Date: Sun, 17 Sep 2017 09:36:26 +0900 From: Junio C Hamano <gitster@...ox.com> To: "A. Wilcox" <awilfox@...lielinux.org> Cc: Jeff King <peff@...f.net>, Kevin Daudt <me@...e.info>, git@...r.kernel.org, musl@...ts.openwall.com Subject: Re: Git 2.14.1: t6500: error during test on musl libc "A. Wilcox" <awilfox@...lielinux.org> writes: > While musl's reading is correct from an English grammar point of view, > it does not seem to be how any other implementation has read the standard. > > However! It gets better. > > The ISO C standard, committee draft version April 12, 2011, states: > >> c Matches a sequence of characters of exactly the number specified >> by the field width (1 if no field width is present in the directive). > ... > Since Git is specifically attempting to read in a host name, there may > be a solution: while 'c' guarantees that any byte will be read, and 's' > will skip whitespace, RFCs 952 and 1123 §2.1 specify that a network > host name must never contain whitespace. IDNA2008 §126.96.36.199 (and > IDNA2003 before it) specifically removes ASCII whitespace characters > from the valid set of Unicode codepoints for an IDNA host name. > Additionally, the buffer `locking_host` is already defined as an array > of char of size HOST_NAME_MAX + 1, and the width specifier in fscanf is > specified as HOST_NAME_MAX. Therefore, it should be safe to change git > to use the 's' type character. Additionally, I can confirm that this > change (patch attached) allows the Git test suite to pass on musl. I did a quick scan for substring "scanf" and read through the output, and it seems that this is the only one that wants to do the this many characters, e.g. "%42c", conversion. I am a bit worried about the correctness of your conclusion, though. As long as we are reading from the file written by us, because the string we write as the hostname part comes from what we prepare in my_host[HOST_NAME_MAX+1] using xgethostname(), we may know it would fit in locking_host[HOST_NAME_MAX+1]. But because HOST_NAME_MAX on my platform may be shorter than what your platform uses, I'll run over the end of my buffer if I am reading the lockfile you write to notice that the repository is in use from your host. After all, the reason why we write hostname in the file is because we expect the filesystem is shared across different hosts, so relying on HOST_NAME_MAX to be the same across platforms would not be a good way to go. So it seems to me that a real fix has to read the file ourselves and parse up to our HOST_NAME_MAX+1 to see if the hostname refers to us, and fscanf that cannot take "slurp up to this many bytes" is not useful tool to implementing that parsing. The current scan_fmt variable comes from da25bdb7 ("use HOST_NAME_MAX to size buffers for gethostname(2)", 2017-04-18), and before that, we used to use "%"SCNuMAX" %127c", which was already problematic. The "%127c" part came from the very original of this codepath in 64a99eb4 ("gc: reject if another gc is running, unless --force is given", 2013-08-08), whose first appearance in released versions was in v1.8.5, it seems. IOW, nobody tried to run Git with musl C in the past 4 years and you are the first one to notice? Thanks.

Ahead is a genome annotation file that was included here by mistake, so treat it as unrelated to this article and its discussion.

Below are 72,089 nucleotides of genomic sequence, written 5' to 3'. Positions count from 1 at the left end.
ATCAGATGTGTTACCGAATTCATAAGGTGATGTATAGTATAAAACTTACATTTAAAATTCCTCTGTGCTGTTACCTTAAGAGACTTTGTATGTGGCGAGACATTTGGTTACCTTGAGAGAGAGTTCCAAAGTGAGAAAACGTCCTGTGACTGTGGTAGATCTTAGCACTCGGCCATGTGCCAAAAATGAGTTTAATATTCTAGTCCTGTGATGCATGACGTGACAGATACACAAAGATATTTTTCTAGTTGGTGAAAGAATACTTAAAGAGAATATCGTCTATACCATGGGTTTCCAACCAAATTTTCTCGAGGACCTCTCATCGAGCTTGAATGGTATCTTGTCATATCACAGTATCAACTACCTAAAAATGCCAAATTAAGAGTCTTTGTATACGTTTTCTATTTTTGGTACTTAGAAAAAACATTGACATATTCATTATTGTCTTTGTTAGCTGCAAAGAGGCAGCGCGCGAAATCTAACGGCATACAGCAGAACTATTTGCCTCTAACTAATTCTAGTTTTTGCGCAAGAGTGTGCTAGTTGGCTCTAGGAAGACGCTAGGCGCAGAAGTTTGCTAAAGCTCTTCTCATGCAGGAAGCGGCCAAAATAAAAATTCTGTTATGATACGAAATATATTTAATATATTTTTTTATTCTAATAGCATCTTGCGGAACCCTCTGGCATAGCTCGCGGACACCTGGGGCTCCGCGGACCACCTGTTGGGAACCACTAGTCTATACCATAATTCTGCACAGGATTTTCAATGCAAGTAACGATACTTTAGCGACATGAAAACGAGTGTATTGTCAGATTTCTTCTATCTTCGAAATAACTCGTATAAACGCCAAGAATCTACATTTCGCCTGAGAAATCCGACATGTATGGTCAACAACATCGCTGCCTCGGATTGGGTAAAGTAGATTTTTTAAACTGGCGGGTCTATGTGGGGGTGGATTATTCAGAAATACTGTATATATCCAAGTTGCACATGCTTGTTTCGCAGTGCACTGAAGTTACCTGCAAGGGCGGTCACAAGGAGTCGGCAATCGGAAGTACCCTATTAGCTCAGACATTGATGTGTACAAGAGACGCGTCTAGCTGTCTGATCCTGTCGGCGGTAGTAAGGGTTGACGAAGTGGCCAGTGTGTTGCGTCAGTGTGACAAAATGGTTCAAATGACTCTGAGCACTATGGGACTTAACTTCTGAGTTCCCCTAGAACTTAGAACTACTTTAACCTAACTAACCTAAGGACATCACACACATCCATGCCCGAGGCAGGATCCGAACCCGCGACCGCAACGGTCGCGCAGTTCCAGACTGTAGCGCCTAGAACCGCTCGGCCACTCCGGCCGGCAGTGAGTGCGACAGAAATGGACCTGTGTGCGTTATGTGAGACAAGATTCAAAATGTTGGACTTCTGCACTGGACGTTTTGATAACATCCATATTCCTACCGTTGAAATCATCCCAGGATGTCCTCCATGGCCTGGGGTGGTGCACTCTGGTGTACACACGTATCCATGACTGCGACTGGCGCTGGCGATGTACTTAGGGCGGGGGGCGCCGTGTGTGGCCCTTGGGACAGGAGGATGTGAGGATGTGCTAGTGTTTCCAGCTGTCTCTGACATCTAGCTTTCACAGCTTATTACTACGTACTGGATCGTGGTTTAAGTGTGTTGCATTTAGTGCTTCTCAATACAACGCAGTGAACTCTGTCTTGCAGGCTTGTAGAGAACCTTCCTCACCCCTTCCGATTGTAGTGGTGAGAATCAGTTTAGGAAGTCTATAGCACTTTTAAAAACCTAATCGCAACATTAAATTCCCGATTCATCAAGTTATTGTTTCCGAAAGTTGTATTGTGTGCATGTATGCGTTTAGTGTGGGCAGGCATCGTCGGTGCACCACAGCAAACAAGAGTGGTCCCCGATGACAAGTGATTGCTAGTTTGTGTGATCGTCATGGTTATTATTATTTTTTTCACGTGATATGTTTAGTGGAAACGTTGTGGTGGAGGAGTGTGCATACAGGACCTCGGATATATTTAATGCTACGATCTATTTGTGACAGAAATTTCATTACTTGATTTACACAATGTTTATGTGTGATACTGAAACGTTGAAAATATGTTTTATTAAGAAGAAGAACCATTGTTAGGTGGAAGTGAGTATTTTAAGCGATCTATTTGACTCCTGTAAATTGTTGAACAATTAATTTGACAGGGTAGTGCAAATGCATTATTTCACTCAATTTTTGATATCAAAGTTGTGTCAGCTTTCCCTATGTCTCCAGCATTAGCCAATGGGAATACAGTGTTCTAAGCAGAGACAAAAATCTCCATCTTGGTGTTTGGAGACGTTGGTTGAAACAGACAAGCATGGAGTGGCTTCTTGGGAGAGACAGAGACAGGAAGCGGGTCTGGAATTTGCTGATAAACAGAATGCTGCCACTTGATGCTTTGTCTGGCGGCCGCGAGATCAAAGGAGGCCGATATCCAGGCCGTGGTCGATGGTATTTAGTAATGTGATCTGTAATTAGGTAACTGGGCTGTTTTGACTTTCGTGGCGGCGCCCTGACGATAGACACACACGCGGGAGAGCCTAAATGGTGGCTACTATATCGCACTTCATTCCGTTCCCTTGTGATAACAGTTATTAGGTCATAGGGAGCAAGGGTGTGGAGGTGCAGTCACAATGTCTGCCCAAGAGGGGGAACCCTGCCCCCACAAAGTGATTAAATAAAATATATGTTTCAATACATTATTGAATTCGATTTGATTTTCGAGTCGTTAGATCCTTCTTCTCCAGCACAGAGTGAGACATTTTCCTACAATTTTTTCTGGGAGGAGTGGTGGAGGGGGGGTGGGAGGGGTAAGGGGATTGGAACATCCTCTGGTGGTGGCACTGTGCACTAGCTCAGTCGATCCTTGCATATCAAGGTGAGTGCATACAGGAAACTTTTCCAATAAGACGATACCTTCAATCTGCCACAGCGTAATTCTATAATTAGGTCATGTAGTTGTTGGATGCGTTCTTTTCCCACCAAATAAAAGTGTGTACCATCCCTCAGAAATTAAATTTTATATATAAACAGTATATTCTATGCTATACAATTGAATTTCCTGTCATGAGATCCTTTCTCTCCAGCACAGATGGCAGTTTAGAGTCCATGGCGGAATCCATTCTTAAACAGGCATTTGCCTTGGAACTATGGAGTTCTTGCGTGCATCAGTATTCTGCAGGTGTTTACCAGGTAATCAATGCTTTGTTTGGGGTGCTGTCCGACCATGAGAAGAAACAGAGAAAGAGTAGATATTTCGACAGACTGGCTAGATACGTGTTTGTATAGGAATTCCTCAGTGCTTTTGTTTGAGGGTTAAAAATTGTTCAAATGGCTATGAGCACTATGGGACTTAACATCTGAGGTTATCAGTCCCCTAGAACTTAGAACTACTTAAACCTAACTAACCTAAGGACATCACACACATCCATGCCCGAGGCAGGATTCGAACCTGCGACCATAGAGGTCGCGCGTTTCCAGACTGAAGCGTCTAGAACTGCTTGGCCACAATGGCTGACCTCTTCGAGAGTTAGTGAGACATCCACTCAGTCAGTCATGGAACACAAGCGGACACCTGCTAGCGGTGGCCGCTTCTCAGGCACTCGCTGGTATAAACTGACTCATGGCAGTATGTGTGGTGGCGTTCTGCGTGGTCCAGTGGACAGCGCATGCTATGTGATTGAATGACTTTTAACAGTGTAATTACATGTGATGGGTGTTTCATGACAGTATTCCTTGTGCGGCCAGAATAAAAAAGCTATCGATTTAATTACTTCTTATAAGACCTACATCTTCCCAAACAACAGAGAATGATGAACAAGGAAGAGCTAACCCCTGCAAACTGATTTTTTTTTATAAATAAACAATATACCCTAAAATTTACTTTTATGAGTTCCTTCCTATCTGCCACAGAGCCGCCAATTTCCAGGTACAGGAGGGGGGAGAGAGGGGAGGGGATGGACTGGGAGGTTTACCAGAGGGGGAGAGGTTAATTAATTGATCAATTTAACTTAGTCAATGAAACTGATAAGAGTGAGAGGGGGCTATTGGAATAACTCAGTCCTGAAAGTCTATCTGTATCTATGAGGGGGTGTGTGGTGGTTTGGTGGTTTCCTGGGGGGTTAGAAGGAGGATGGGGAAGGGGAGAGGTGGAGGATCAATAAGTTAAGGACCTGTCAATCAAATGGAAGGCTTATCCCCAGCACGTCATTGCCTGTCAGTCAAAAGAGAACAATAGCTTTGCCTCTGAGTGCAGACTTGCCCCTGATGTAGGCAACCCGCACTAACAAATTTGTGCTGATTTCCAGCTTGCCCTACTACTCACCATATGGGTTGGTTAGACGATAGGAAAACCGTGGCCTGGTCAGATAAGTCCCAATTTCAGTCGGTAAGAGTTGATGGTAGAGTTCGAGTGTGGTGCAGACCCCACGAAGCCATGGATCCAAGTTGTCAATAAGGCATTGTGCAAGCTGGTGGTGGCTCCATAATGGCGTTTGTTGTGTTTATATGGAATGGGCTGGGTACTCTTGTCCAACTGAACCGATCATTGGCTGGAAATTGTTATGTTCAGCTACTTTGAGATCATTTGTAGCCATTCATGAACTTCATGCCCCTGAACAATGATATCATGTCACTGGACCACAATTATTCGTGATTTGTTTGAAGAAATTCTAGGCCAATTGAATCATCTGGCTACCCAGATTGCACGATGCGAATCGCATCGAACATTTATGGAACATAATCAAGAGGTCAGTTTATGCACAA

Powered by blists - more mailing lists
Confused about mailing lists and their use? Read about mailing lists on Wikipedia and check out these guidelines on proper formatting of your messages.